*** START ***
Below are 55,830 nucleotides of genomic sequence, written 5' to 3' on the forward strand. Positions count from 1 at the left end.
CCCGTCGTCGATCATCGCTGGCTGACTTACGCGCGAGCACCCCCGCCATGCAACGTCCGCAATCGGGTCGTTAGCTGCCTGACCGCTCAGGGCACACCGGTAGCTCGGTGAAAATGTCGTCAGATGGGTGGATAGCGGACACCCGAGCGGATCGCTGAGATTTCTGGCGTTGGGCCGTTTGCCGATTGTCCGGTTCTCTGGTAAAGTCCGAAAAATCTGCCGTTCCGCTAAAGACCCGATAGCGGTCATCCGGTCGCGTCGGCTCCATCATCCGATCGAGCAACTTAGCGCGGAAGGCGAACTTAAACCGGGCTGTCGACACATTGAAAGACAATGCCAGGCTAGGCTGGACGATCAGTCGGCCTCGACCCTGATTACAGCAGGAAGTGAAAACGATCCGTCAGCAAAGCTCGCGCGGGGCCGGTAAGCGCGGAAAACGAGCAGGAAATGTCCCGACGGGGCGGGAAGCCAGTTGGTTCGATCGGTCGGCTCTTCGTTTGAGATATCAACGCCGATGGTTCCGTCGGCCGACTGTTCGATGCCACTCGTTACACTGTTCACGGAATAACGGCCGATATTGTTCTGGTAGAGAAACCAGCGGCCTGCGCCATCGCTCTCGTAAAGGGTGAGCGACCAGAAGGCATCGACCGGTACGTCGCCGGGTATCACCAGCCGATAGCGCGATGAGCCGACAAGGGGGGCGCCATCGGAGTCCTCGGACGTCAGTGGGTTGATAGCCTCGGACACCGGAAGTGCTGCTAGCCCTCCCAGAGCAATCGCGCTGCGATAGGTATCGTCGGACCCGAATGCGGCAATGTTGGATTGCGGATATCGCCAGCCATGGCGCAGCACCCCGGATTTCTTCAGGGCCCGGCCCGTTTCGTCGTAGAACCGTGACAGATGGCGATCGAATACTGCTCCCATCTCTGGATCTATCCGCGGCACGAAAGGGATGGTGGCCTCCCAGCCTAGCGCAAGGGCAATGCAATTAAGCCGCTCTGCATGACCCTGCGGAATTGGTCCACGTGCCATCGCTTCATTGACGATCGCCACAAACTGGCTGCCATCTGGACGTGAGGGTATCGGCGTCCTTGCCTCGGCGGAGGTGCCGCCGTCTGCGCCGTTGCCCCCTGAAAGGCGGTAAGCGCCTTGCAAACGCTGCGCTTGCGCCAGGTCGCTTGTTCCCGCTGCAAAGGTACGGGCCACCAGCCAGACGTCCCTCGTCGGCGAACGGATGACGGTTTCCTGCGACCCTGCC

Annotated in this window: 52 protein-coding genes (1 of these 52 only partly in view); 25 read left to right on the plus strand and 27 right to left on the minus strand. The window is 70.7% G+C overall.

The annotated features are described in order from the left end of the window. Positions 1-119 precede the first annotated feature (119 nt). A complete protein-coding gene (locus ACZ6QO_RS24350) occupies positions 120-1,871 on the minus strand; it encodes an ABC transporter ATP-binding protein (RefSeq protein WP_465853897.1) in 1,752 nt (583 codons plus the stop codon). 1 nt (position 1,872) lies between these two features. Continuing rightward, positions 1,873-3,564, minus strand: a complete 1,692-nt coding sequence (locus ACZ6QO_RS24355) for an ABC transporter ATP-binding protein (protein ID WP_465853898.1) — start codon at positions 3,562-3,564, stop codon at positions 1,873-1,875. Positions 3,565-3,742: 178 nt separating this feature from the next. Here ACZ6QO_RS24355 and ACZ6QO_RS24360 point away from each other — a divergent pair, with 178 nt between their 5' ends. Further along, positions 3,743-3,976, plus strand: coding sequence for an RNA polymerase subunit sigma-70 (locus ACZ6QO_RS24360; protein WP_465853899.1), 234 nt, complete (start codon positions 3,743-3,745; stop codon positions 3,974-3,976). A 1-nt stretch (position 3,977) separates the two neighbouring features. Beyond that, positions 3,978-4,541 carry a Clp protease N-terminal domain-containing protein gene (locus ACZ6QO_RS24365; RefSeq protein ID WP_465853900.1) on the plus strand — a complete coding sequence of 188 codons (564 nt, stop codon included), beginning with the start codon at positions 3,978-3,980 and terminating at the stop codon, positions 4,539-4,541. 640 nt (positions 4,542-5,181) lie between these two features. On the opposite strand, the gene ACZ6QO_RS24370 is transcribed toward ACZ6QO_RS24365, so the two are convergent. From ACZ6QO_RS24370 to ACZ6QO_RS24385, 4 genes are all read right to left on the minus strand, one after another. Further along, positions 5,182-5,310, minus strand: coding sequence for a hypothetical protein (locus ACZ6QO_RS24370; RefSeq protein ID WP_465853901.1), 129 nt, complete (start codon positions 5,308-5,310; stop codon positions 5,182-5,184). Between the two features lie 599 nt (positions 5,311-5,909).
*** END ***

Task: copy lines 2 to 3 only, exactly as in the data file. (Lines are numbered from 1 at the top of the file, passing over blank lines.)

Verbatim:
CCCGTCGTCGATCATCGCTGGCTGACTTACGCGCGAGCACCCCCGCCATGCAACGTCCGCAATCGGGTCGTTAGCTGCCTGACCGCTCAGGGCACACCGGTAGCTCGGTGAAAATGTCGTCAGATGGGTGGATAGCGGACACCCGAGCGGATCGCTGAGATTTCTGGCGTTGGGCCGTTTGCCGATTGTCCGGTTCTCTGGTAAAGTCCGAAAAATCTGCCGTTCCGCTAAAGACCCGATAGCGGTCATCCGGTCGCGTCGGCTCCATCATCCGATCGAGCAACTTAGCGCGGAAGGCGAACTTAAACCGGGCTGTCGACACATTGAAAGACAATGCCAGGCTAGGCTGGACGATCAGTCGGCCTCGACCCTGATTACAGCAGGAAGTGAAAACGATCCGTCAGCAAAGCTCGCGCGGGGCCGGTAAGCGCGGAAAACGAGCAGGAAATGTCCCGACGGGGCGGGAAGCCAGTTGGTTCGATCGGTCGGCTCTTCGTTTGAGATATCAACGCCGATGGTTCCGTCGGCCGACTGTTCGATGCCACTCGTTACACTGTTCACGGAATAACGGCCGATATTGTTCTGGTAGAGAAACCAGCGGCCTGCGCCATCGCTCTCGTAAAGGGTGAGCGACCAGAAGGCATCGACCGGTACGTCGCCGGGTATCACCAGCCGATAGCGCGATGAGCCGACAAGGGGGGCGCCATCGGAGTCCTCGGACGTCAGTGGGTTGATAGCCTCGGACACCGGAAGTGCTGCTAGCCCTCCCAGAGCAATCGCGCTGCGATAGGTATCGTCGGACCCGAATGCGGCAATGTTGGATTGCGGATATCGCCAGCCATGGCGCAGCACCCCGGATTTCTTCAGGGCCCGGCCCGTTTCGTCGTAGAACCGTGACAGATGGCGATCGAATACTGCTCCCATCTCTGGATCTATCCGCGGCACGAAAGGGATGGTGGCCTCCCAGCCTAGCGCAAGGGCAATGCAATTAAGCCGCTCTGCATGACCCTGCGGAATTGGTCCACGTGCCATCGCTTCATTGACGATCGCCACAAACTGGCTGCCATCTGGACGTGAGGGTATCGGCGTCCTTGCCTCGGCGGAGGTGCCGCCGTCTGCGCCGTTGCCCCCTGAAAGGCGGTAAGCGCCTTGCAAACGCTGCGCTTGCGCCAGGTCGCTTGTTCCCGCTGCAAAGGTACGGGCCACCAGCCAGACGTCCCTCGTCGGCGAACGGATGACGGTTTCCTGCGACCCTGCC

Annotated in this window: 52 protein-coding genes (1 of these 52 only partly in view); 25 read left to right on the plus strand and 27 right to left on the minus strand. The window is 70.7% G+C overall.